• Under arrangements, deals in which hospitals contract with external entities in order to outsource the provision of hospital services, have in most cases been prohibited. "Usually the subcontracted services are imaging services, but some hospitals have entered into under arrangements contracts with surgery centers, under which the surgery center provides all or part of the hospital's outpatient surgery," says Nora Liggett, a partner at the law firm of Waller Lansden Dortch & Davis in Nashville, Tenn. The hospital pays the surgery center a per-procedure fee for services and bills Medicare and other insurers at the hospital outpatient rate.

The benefits are obvious, she says. The hospital gains outpatient capacity, while the surgery center boosts its utilization and can reap higher fees than it would if it billed insurers directly. And under arrangements have flourished as their compensation relationships existed under the Stark Law's indirect compensation exception. In the government's view, though, they are a means for improperly sharing the hospital's revenue with referring physicians.

The amendments redefine "designated health service provider" to include both the entity that bills Medicare and any entity that furnishes services to the hospital. "This means that a physician who owns a company that provides services under arrangements to a hospital will be deemed to have an ownership relationship with a provider of designated health services," says Ms. Liggett, thus negating the indirect compensation exception. This change is scheduled to take effect on Oct. 1, 2009.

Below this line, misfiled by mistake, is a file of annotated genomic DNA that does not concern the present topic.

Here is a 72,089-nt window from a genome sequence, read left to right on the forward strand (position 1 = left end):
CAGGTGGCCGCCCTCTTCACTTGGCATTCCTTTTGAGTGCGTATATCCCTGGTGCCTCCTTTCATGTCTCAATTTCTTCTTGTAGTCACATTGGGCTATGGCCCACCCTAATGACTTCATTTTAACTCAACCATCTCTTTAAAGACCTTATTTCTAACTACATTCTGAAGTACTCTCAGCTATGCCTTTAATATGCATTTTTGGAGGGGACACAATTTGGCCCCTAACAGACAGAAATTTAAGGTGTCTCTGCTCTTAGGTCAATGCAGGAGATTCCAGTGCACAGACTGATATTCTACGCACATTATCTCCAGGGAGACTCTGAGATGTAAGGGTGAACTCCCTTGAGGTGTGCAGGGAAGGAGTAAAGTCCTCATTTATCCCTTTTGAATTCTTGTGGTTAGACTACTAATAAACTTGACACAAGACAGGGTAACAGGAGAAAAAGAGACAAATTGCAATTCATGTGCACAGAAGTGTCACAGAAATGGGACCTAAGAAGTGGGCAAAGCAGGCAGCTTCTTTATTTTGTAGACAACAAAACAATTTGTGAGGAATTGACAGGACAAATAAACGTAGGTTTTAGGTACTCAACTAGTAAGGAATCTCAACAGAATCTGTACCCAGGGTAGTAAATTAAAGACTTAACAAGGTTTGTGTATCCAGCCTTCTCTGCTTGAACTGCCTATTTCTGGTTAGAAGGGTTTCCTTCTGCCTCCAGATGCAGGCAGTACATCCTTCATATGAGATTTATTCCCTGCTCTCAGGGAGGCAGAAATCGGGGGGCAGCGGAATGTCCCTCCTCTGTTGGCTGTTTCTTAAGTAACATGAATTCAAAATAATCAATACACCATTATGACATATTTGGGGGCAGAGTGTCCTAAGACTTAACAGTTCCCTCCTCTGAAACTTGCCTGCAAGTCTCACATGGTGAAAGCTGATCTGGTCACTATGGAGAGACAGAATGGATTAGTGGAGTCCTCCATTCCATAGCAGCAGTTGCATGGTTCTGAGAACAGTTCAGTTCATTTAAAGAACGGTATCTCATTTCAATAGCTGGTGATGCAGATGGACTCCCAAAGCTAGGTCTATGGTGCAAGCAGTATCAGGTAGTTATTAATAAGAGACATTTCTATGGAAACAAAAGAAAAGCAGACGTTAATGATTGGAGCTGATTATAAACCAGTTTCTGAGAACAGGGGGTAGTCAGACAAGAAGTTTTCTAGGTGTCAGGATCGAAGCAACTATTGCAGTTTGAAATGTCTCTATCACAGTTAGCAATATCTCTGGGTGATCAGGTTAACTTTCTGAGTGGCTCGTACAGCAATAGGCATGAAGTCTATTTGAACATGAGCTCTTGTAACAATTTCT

• Per-click equipment leases, in which hospitals contract to pay a physician lessor — such as a physician-owned lithotripsy company — a per-use fee will also be prohibited under the new Stark rules. "Formerly, that lease could fit the Stark lease exception as long as the per-use fee was fair market value," says Ms. Liggett. Under the new rules, though, "a per-click lease will not fit the exception, so a physician whose company has a per-click lithotripsy lease with a hospital will be prohibited from making Medicare or Medicaid referrals to the hospital," she says. This change also takes effect on Oct. 1, 2009.

— David Bernard

What Happens When You Don't Take a Time Out?
An investigation into a wrong-site surgery at Beth Israel Deaconess Medical Center in Boston provides some telling insight into how a simple failure to follow established protocols can lead to error. Although the correct surgical site was marked during pre-op, an investigation by the Massachusetts Public Health Department's Bureau of Health Care Safety and Quality describes several contributing factors that led to the error in the OR.

  • The surgeon and surgical team were preoccupied with technical aspects of the procedure, which was complex and infrequently performed.
  • The procedure room was still being set up when the patient was wheeled in.
  • The surgeon didn't check the surgical site mark before positioning the patient, and the resident didn't check it before pre-washing the patient.
  • The surgical team failed to conduct a pre-incision time out (existing policy did not state who was responsible for initiating the time out).
  • The surgeon didn't notice that there was no mark on the site before making the incision, "because markings were sometimes washed off during surgical site area pre-wash and prep," and they weren't always made with a permanent marker.

The hospital developed a corrective action plan to prevent future wrong-site surgeries. According to the state report, the plan included directives to make more semi-permanent skin markers available in pre-op; place bright orange "Time Out" reminder cards in all ORs; require the surgeon performing the procedure to initiate the time out; add mandatory time out documentation fields in electronic intraoperative and anesthesia records; and re-educate staff about surgical site identification procedures. See "Zero Tolerance for Wrong-site Surgery" on page 34.

— Irene Tsikitas